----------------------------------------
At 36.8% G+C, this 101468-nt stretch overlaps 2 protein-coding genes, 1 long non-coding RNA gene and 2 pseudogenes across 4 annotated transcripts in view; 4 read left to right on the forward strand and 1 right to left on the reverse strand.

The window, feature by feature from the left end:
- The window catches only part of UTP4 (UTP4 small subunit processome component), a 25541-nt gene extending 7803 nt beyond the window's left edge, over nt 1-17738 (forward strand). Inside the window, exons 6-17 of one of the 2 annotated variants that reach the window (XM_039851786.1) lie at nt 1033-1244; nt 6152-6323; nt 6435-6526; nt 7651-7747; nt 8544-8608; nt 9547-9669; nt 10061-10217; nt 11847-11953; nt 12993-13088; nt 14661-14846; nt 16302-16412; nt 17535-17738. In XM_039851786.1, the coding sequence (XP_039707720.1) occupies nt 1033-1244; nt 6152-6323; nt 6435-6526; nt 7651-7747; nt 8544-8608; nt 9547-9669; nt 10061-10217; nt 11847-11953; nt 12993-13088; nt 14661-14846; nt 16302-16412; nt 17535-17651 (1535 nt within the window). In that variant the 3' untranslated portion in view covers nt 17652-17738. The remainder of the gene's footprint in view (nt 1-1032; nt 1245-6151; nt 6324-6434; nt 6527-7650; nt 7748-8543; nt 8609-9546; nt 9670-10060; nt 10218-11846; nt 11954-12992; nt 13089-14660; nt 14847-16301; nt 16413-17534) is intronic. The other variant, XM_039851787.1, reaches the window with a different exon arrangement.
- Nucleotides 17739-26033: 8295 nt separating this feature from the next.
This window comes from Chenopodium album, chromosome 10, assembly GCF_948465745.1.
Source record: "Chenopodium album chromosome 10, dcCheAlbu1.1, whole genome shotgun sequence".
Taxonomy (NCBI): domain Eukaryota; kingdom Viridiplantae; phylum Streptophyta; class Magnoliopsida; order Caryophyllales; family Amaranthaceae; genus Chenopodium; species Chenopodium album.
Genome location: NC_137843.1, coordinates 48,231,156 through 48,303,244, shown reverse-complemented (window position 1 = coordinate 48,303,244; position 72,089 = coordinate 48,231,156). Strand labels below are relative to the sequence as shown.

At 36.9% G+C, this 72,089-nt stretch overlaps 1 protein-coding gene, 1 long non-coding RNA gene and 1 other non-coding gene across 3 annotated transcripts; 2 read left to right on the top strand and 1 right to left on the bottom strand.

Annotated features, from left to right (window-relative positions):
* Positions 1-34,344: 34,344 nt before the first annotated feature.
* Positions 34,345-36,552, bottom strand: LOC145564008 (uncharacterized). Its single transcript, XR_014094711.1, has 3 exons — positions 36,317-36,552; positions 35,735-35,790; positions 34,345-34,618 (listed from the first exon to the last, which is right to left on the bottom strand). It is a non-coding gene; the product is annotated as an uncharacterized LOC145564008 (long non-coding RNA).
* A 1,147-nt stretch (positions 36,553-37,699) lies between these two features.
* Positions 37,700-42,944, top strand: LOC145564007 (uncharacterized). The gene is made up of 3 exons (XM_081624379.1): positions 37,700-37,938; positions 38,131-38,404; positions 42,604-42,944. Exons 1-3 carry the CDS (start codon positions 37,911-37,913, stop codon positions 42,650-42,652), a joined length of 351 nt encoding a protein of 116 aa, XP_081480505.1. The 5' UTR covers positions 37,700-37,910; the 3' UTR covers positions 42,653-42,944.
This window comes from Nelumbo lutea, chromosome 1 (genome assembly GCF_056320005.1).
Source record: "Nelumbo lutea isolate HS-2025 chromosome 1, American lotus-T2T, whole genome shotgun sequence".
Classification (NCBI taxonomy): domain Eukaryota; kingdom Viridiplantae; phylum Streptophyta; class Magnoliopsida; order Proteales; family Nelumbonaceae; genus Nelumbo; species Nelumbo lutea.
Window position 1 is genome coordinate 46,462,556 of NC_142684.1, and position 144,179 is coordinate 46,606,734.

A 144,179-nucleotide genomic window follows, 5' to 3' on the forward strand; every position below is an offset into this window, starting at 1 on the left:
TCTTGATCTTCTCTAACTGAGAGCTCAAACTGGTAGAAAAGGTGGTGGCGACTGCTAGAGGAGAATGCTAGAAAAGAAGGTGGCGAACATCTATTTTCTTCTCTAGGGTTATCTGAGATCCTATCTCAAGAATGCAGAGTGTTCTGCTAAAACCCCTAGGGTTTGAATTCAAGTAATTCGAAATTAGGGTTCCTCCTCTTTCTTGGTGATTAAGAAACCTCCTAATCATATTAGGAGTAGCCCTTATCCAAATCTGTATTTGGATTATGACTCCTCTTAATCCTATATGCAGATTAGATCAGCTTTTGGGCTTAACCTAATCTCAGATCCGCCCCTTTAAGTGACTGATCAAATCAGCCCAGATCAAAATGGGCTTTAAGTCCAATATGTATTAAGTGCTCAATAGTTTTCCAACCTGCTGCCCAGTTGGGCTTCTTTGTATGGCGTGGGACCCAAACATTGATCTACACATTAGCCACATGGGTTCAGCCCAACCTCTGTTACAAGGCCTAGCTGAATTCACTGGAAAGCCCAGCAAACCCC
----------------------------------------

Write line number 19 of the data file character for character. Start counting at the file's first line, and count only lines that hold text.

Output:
A 144,179-nucleotide genomic window follows, 5' to 3' on the forward strand; every position below is an offset into this window, starting at 1 on the left: